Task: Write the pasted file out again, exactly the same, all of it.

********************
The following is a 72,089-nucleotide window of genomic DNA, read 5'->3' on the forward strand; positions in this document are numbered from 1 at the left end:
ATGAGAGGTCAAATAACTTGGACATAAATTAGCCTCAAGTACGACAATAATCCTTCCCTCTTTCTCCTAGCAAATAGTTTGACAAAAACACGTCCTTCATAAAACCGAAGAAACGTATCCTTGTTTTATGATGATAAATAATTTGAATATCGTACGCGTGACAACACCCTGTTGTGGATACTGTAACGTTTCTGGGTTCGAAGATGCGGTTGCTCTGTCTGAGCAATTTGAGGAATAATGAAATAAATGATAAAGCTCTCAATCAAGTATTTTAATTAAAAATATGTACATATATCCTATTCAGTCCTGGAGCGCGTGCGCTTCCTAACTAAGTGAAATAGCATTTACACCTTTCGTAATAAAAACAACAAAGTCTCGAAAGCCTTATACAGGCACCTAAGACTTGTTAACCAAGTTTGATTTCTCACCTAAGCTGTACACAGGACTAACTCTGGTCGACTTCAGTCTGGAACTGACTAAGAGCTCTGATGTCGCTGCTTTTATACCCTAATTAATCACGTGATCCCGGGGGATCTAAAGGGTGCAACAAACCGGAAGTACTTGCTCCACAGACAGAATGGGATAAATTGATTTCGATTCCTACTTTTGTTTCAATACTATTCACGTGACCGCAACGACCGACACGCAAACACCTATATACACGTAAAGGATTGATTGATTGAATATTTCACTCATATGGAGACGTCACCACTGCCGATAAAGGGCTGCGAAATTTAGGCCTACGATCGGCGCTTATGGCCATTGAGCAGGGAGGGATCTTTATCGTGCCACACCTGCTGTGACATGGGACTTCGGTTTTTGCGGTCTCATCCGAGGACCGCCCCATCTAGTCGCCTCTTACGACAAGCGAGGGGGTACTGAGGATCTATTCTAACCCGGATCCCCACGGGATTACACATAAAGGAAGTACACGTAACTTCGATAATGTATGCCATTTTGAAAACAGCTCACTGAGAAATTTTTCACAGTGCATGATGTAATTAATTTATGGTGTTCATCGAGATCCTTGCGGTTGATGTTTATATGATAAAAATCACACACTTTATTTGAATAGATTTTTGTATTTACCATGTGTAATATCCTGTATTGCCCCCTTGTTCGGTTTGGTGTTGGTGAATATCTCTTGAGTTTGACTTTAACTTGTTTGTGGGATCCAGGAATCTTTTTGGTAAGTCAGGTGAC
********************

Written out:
The following is a 72,089-nucleotide window of genomic DNA, read 5'->3' on the forward strand; positions in this document are numbered from 1 at the left end:
ATGAGAGGTCAAATAACTTGGACATAAATTAGCCTCAAGTACGACAATAATCCTTCCCTCTTTCTCCTAGCAAATAGTTTGACAAAAACACGTCCTTCATAAAACCGAAGAAACGTATCCTTGTTTTATGATGATAAATAATTTGAATATCGTACGCGTGACAACACCCTGTTGTGGATACTGTAACGTTTCTGGGTTCGAAGATGCGGTTGCTCTGTCTGAGCAATTTGAGGAATAATGAAATAAATGATAAAGCTCTCAATCAAGTATTTTAATTAAAAATATGTACATATATCCTATTCAGTCCTGGAGCGCGTGCGCTTCCTAACTAAGTGAAATAGCATTTACACCTTTCGTAATAAAAACAACAAAGTCTCGAAAGCCTTATACAGGCACCTAAGACTTGTTAACCAAGTTTGATTTCTCACCTAAGCTGTACACAGGACTAACTCTGGTCGACTTCAGTCTGGAACTGACTAAGAGCTCTGATGTCGCTGCTTTTATACCCTAATTAATCACGTGATCCCGGGGGATCTAAAGGGTGCAACAAACCGGAAGTACTTGCTCCACAGACAGAATGGGATAAATTGATTTCGATTCCTACTTTTGTTTCAATACTATTCACGTGACCGCAACGACCGACACGCAAACACCTATATACACGTAAAGGATTGATTGATTGAATATTTCACTCATATGGAGACGTCACCACTGCCGATAAAGGGCTGCGAAATTTAGGCCTACGATCGGCGCTTATGGCCATTGAGCAGGGAGGGATCTTTATCGTGCCACACCTGCTGTGACATGGGACTTCGGTTTTTGCGGTCTCATCCGAGGACCGCCCCATCTAGTCGCCTCTTACGACAAGCGAGGGGGTACTGAGGATCTATTCTAACCCGGATCCCCACGGGATTACACATAAAGGAAGTACACGTAACTTCGATAATGTATGCCATTTTGAAAACAGCTCACTGAGAAATTTTTCACAGTGCATGATGTAATTAATTTATGGTGTTCATCGAGATCCTTGCGGTTGATGTTTATATGATAAAAATCACACACTTTATTTGAATAGATTTTTGTATTTACCATGTGTAATATCCTGTATTGCCCCCTTGTTCGGTTTGGTGTTGGTGAATATCTCTTGAGTTTGACTTTAACTTGTTTGTGGGATCCAGGAATCTTTTTGGTAAGTCAGGTGAC